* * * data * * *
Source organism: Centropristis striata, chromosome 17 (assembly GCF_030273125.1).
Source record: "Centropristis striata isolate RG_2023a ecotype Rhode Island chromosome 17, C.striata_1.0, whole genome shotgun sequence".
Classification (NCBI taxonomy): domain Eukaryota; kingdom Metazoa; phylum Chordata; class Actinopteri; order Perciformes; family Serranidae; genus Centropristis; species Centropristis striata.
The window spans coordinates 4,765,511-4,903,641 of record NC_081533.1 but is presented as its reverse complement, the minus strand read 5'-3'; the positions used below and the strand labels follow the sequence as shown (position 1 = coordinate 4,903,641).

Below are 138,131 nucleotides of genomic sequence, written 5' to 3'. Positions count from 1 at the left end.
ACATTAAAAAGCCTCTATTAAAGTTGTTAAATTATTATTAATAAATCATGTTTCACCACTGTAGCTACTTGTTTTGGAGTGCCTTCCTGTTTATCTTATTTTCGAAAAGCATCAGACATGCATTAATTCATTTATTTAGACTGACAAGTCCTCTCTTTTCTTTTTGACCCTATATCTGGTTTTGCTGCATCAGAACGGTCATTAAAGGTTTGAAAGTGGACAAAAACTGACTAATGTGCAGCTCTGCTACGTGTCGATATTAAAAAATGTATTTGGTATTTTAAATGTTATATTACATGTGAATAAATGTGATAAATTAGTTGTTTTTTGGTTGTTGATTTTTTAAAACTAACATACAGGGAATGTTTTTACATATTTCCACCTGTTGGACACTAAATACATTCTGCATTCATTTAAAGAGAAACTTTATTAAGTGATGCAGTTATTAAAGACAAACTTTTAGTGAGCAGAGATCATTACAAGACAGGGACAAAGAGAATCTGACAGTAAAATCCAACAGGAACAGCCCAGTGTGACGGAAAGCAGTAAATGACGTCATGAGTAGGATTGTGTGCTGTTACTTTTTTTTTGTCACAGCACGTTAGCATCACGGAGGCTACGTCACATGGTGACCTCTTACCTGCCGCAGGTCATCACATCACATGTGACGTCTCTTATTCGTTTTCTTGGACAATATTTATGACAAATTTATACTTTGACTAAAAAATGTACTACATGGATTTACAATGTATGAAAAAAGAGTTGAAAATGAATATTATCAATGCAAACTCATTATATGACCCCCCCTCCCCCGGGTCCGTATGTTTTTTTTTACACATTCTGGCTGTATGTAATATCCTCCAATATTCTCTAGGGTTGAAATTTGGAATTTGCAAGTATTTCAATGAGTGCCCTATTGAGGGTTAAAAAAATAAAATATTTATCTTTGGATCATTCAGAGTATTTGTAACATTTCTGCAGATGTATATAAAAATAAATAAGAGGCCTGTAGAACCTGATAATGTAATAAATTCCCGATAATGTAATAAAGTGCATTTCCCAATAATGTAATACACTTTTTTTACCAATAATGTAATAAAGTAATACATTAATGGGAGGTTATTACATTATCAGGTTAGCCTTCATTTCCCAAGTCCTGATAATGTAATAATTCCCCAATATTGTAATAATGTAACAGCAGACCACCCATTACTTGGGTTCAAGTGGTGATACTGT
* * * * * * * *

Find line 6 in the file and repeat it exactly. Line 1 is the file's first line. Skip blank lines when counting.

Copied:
ACATTAAAAAGCCTCTATTAAAGTTGTTAAATTATTATTAATAAATCATGTTTCACCACTGTAGCTACTTGTTTTGGAGTGCCTTCCTGTTTATCTTATTTTCGAAAAGCATCAGACATGCATTAATTCATTTATTTAGACTGACAAGTCCTCTCTTTTCTTTTTGACCCTATATCTGGTTTTGCTGCATCAGAACGGTCATTAAAGGTTTGAAAGTGGACAAAAACTGACTAATGTGCAGCTCTGCTACGTGTCGATATTAAAAAATGTATTTGGTATTTTAAATGTTATATTACATGTGAATAAATGTGATAAATTAGTTGTTTTTTGGTTGTTGATTTTTTAAAACTAACATACAGGGAATGTTTTTACATATTTCCACCTGTTGGACACTAAATACATTCTGCATTCATTTAAAGAGAAACTTTATTAAGTGATGCAGTTATTAAAGACAAACTTTTAGTGAGCAGAGATCATTACAAGACAGGGACAAAGAGAATCTGACAGTAAAATCCAACAGGAACAGCCCAGTGTGACGGAAAGCAGTAAATGACGTCATGAGTAGGATTGTGTGCTGTTACTTTTTTTTTGTCACAGCACGTTAGCATCACGGAGGCTACGTCACATGGTGACCTCTTACCTGCCGCAGGTCATCACATCACATGTGACGTCTCTTATTCGTTTTCTTGGACAATATTTATGACAAATTTATACTTTGACTAAAAAATGTACTACATGGATTTACAATGTATGAAAAAAGAGTTGAAAATGAATATTATCAATGCAAACTCATTATATGACCCCCCCTCCCCCGGGTCCGTATGTTTTTTTTTACACATTCTGGCTGTATGTAATATCCTCCAATATTCTCTAGGGTTGAAATTTGGAATTTGCAAGTATTTCAATGAGTGCCCTATTGAGGGTTAAAAAAATAAAATATTTATCTTTGGATCATTCAGAGTATTTGTAACATTTCTGCAGATGTATATAAAAATAAATAAGAGGCCTGTAGAACCTGATAATGTAATAAATTCCCGATAATGTAATAAAGTGCATTTCCCAATAATGTAATACACTTTTTTTACCAATAATGTAATAAAGTAATACATTAATGGGAGGTTATTACATTATCAGGTTAGCCTTCATTTCCCAAGTCCTGATAATGTAATAATTCCCCAATATTGTAATAATGTAACAGCAGACCACCCATTACTTGGGTTCAAGTGGTGATACTGT